Religion in Kosova Today
by Executive Director Stephen Schwartz
In 2000 – against much obstruction by my colleagues – I wrote a report for the International Crisis Group (ICG) in Prishtina titled Religion in Kosovo. Like other ICG reports, the document was unsigned. As many Albanians, in Kosova, Macedonia, Montenegro, Albania, and the diaspora are aware, I am a Sufi Muslim. But I have also worked extensively, mainly pro bono, to support the Albanian Catholic Church. Indeed, my introduction to all things Albanian, and, paradoxically, the commencement of my active journey to Islam, began with my acquaintance and common work with Gjon Sinishta (1930-1995), founder of the Albanian Catholic Bulletin, whom I have called "my second father."
All conscious Albanians know the verse of Pashko Vasa Shkodrani (1825-92), the Catholic governor of Lebanon under the Ottomans:
"Wake, Albanian, from your slumber,
Let us, brothers, swear in common
And not look to church or mosque,
The Albanian's faith is Albanianism!" (Version of R. Elsie)
Since knowing Sinishta, becoming Muslim, and living and working in, while writing about, the Albanian lands, I have treasured these verses, and have taught "the lesson of the Albanians" – the refusal of religious conflict – to every non-Albanian I have met.
For these reasons, I was dismayed to read a blog column by Anna DiLellio reprinted in Illyria's issue of May 23-26, 2008, and titled "Kosovars and Catholics." While I will not prognosticate at length on the future of religion in Albania , I must take issue with some of DiLellio's statements.
1. DiLellio states that while Serbs argue that Albanian Islam is radicalizing, in her view, "Islam might be withering away." This is an extremely provocative claim, unsupported by the evidence as I have seen it. Such an argument makes me wonder if DiLellio is aware of the vigorous activity of the Sufi tariqats in Kosova today, including the Bektashi order, which contributed numerous combatants to the struggle of the Kosova Liberation Army, such as the martyred Luan Haradinaj. I have written about the vitality of Albanian Sufism, which cannot be doubted, in my new book, The Other Islam: Sufism and the Road to Global Harmony, to be published by Doubleday in September 2008.
In addition, the Center for Islamic Pluralism, of which I am Executive Director, has worked extensively with Sunni Muslims in Kosova and Albania . It seems improbable to me that the faith of Muhammad will undergo wholesale decline among Albanians. Nor should it; Albanian Islam is a precious resource of moderation in the global Islamic community. The loss of individual Muslims will not harm the welfare of the Islamic ummah; the disappearance of Albanian Islam would be a devastating blow to the Albanian nation if not the world, by removing a European bulwark against radical Islam.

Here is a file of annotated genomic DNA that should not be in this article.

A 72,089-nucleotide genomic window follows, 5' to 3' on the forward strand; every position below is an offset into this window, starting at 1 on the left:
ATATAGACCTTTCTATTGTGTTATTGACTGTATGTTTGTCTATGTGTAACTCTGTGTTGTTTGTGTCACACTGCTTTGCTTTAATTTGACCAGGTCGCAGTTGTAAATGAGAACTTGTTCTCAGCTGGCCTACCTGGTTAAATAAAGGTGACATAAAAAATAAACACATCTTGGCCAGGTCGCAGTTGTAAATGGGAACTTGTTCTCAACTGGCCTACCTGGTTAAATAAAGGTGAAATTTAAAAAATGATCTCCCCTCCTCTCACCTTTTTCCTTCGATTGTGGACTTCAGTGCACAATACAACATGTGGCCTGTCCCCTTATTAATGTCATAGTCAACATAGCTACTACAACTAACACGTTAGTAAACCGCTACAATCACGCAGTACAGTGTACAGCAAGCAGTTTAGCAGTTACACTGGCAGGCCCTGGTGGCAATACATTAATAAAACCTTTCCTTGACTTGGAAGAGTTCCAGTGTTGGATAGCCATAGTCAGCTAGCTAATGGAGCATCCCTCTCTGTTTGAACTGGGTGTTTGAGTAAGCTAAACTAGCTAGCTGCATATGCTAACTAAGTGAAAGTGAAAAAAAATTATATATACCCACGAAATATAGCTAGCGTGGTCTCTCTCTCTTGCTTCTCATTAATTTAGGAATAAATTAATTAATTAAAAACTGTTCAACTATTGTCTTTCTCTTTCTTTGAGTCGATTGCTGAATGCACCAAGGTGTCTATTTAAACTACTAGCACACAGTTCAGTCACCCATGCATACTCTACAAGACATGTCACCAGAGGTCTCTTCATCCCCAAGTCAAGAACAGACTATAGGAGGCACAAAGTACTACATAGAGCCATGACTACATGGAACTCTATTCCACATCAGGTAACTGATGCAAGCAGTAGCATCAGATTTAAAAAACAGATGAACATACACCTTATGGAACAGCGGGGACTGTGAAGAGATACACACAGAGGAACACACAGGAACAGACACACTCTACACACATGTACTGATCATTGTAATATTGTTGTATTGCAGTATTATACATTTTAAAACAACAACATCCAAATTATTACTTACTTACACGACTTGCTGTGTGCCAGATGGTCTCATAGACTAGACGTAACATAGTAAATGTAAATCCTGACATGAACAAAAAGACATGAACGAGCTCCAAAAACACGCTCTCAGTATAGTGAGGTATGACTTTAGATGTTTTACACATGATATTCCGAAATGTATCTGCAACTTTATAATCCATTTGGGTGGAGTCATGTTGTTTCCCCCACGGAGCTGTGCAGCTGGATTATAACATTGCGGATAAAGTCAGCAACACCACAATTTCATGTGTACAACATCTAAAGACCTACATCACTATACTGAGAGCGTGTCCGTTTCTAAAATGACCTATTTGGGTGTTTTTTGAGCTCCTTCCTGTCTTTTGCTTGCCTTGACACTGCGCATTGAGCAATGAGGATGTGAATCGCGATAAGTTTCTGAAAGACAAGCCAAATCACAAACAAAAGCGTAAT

DiLellio clearly knows little about Islam as a faith; at the beginning of her text she describes Albanian Muslims as "episodically observant." But dedication to ritual is not a traditional standard for judging Islamic devotion. In mainstream Muslim theology, intentions count more than actions, and "episodic observance" does not dilute one's Islam. The belief that Muslims should be dedicated to exhibitionistic observance is a radical, extremist, and relatively new precept.
2. DiLellio states that Ismet Sopi, an alleged Muslim convert to Christianity in the town of Lapushnik, and head of a family of 32 that followed him in this decision, declared that "320 or 3,200" people in the district intend to leave Islam. This is an inflammatory claim that cannot be helpful for maintaining interreligious unity among Albanians. In addition, however, the main coverage of this "event," in the Kosova periodical Express, overlooked the possibility that the Sopi family were Laramani, or "crypto-Catholics," small communities of Albanians in which family heads became Muslim to avoid payment of the jizya tax on non-Muslims, but women remained Catholic. Return of Laraman family heads to open Christianity has not been considered departure from Islam, since such families practiced both faiths for many centuries.